Korean embassy wants ban on Korean noodles lifted
MANILA, Philippines - The Korean embassy in Manila on Friday, November 9, asked the government to lift a ban it imposed on 6 Korean noodle brands that have been reported to contain a cancer-causing substance.
In a statement, the embassy said the Korea Food and Drug Administration (KFDA) issued a certification on Wednesday, November 7, claiming the level of benzopyrene in the powder used to flavor the noodles was not harmful to the human body.
"Given this serious situation, the Korean Embassy request the appropriate measures of the Philippine government including the expeditious lifting of the ban on the 6 Korean noodle brands." The noodle brands are owned by Nong Shim Co. Ltd.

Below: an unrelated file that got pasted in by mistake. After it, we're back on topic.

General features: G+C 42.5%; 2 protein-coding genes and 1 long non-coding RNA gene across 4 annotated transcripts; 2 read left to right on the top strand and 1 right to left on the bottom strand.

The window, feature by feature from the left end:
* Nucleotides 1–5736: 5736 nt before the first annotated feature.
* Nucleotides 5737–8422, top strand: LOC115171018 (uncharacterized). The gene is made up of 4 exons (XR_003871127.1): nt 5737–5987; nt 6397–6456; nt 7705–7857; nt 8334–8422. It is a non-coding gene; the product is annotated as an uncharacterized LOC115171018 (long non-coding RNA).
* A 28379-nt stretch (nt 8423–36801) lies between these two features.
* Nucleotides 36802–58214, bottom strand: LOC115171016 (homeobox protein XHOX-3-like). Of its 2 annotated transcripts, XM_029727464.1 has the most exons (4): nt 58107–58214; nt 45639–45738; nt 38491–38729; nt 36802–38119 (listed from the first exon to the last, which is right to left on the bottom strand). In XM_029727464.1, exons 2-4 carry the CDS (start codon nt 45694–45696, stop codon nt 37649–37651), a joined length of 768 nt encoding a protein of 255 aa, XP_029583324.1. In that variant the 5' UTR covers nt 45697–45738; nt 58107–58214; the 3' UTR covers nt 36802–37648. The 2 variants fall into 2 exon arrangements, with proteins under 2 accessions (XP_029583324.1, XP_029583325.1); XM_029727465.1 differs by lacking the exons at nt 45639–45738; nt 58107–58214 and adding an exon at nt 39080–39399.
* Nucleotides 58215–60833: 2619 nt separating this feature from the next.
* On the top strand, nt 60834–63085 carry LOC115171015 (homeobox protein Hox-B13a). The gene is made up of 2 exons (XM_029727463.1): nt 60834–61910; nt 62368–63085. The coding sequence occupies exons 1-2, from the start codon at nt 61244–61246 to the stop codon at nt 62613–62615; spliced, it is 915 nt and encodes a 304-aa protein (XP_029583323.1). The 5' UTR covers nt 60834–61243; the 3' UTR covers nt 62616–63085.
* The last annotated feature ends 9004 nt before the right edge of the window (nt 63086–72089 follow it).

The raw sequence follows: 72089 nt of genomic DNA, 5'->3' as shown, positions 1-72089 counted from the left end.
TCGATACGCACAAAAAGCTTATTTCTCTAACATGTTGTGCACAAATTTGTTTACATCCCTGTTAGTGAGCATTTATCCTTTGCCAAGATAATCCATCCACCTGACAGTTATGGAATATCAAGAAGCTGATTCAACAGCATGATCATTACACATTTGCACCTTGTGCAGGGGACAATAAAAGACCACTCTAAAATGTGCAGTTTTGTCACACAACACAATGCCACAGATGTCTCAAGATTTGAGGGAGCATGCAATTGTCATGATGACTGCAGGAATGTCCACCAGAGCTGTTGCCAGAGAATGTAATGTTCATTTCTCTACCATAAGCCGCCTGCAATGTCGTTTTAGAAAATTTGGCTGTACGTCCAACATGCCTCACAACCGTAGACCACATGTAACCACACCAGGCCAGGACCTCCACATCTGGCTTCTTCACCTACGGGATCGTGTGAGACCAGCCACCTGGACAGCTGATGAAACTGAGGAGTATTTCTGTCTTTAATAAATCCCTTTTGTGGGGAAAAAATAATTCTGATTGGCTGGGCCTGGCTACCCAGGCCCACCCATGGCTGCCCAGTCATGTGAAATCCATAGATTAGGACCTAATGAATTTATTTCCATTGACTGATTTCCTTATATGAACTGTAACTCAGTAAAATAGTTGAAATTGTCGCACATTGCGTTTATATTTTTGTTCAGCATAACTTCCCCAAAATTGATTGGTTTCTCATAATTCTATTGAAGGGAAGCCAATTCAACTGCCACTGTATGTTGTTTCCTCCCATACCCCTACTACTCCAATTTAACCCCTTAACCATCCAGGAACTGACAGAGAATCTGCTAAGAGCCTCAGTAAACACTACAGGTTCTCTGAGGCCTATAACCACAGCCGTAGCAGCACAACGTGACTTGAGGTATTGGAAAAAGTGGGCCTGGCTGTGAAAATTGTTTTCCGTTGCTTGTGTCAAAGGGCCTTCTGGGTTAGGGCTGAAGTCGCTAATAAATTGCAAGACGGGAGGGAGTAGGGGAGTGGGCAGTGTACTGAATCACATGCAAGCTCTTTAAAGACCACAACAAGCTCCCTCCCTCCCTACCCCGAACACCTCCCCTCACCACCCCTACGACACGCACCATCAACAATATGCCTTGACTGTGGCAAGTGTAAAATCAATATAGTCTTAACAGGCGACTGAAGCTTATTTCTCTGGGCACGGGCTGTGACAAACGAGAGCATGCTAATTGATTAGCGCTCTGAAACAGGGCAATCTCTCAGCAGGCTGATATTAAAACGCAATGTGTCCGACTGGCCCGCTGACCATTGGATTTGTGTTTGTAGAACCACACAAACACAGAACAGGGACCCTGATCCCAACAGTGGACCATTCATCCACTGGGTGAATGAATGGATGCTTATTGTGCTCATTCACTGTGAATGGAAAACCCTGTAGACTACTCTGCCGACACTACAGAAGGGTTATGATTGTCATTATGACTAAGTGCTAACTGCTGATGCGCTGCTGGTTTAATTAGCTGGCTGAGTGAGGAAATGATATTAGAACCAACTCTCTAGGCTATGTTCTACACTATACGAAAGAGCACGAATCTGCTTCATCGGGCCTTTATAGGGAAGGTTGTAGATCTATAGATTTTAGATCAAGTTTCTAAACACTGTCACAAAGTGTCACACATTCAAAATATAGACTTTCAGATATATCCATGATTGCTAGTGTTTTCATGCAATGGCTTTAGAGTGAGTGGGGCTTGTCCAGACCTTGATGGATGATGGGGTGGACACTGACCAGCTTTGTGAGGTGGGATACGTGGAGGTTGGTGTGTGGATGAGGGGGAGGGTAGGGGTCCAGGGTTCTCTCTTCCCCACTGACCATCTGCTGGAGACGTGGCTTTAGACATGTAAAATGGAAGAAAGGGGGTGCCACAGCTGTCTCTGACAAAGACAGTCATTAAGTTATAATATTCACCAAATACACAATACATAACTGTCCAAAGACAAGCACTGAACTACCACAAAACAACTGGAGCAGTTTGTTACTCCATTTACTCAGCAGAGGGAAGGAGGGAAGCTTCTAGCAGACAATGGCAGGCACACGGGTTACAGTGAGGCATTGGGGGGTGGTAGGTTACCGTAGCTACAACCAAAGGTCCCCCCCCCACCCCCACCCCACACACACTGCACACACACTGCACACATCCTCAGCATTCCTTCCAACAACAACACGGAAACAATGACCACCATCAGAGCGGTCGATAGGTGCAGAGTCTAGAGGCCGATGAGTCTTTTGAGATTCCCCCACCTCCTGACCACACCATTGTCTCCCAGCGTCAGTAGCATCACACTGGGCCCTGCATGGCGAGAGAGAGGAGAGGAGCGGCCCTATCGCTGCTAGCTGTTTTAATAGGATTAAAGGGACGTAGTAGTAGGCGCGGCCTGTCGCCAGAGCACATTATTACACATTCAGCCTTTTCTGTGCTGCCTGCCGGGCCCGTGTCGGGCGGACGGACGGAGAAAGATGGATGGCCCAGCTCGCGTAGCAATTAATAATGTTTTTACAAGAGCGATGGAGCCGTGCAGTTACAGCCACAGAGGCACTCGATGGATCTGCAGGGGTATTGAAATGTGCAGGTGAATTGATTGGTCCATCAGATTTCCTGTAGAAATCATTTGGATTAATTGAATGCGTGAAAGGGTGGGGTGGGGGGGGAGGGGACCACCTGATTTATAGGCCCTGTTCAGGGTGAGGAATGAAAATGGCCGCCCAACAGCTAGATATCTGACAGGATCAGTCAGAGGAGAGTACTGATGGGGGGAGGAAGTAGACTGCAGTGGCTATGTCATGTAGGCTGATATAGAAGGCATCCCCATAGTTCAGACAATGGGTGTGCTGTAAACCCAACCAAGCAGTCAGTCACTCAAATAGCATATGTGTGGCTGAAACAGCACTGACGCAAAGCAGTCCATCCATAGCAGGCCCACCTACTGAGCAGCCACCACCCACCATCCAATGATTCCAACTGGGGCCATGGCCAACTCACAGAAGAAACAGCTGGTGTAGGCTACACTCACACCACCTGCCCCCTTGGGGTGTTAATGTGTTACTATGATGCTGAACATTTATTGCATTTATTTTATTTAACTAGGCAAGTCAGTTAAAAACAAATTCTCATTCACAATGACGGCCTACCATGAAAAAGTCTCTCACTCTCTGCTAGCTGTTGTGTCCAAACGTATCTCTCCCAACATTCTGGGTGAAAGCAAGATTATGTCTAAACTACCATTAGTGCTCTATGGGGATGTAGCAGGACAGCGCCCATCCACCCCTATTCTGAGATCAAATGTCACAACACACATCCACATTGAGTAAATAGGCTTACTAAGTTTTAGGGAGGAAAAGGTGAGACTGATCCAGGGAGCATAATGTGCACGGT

The KFDA found in its latest test, that the level of benzopyrene in the powder ranges from 0.4 to only 1.6 parts per billion (ppb), noted the embassy.
The embassy said this is much lower than the limit set by the Korean government for wet smoked fish products of 5 ppb, and dried smoked fish of 10 ppb. The European Union has set the same standards for its wet smoked fish products.
"Other countries, such as Japan and the United States, did not set specific standards for benzopyrene in smoked fish products, but recommended its industries to voluntarily reduce the presence of the said organic compound to the lowest possible level," the embassy said.
The embassy also said all foreign countries, with the exception of the Philippines and Thailand, have lifted the ban on the importation of the 6 noodle brands.
Taipei authorities have also conducted its own test, which showed the noodles are not harmful to consumers.
"The ban on the importation is seriously impacting the exporters and importers of the Philippines and Korea as well as the image of Korean-made noodles," the embassy lamented. - Rappler.com